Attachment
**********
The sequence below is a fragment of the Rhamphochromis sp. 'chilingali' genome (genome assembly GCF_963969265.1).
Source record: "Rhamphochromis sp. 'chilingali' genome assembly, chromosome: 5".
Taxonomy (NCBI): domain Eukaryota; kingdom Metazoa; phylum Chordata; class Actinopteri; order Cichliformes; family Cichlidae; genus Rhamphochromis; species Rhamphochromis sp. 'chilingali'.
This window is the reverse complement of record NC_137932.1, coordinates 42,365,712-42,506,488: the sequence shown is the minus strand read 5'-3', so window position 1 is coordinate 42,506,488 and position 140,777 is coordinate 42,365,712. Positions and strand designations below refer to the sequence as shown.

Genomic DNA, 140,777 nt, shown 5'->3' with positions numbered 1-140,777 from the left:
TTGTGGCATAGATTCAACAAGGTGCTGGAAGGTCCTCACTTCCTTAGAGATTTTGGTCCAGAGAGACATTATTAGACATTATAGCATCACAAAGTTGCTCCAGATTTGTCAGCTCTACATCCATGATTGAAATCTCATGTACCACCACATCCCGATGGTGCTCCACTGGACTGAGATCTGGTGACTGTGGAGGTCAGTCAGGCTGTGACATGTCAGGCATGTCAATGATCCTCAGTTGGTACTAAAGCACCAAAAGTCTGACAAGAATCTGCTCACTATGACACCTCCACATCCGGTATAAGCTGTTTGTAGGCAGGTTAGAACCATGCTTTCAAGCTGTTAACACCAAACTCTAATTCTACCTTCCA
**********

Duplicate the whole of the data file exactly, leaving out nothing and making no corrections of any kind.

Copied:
The sequence below is a fragment of the Rhamphochromis sp. 'chilingali' genome (genome assembly GCF_963969265.1).
Source record: "Rhamphochromis sp. 'chilingali' genome assembly, chromosome: 5".
Taxonomy (NCBI): domain Eukaryota; kingdom Metazoa; phylum Chordata; class Actinopteri; order Cichliformes; family Cichlidae; genus Rhamphochromis; species Rhamphochromis sp. 'chilingali'.
This window is the reverse complement of record NC_137932.1, coordinates 42,365,712-42,506,488: the sequence shown is the minus strand read 5'-3', so window position 1 is coordinate 42,506,488 and position 140,777 is coordinate 42,365,712. Positions and strand designations below refer to the sequence as shown.

Genomic DNA, 140,777 nt, shown 5'->3' with positions numbered 1-140,777 from the left:
TTGTGGCATAGATTCAACAAGGTGCTGGAAGGTCCTCACTTCCTTAGAGATTTTGGTCCAGAGAGACATTATTAGACATTATAGCATCACAAAGTTGCTCCAGATTTGTCAGCTCTACATCCATGATTGAAATCTCATGTACCACCACATCCCGATGGTGCTCCACTGGACTGAGATCTGGTGACTGTGGAGGTCAGTCAGGCTGTGACATGTCAGGCATGTCAATGATCCTCAGTTGGTACTAAAGCACCAAAAGTCTGACAAGAATCTGCTCACTATGACACCTCCACATCCGGTATAAGCTGTTTGTAGGCAGGTTAGAACCATGCTTTCAAGCTGTTAACACCAAACTCTAATTCTACCTTCCA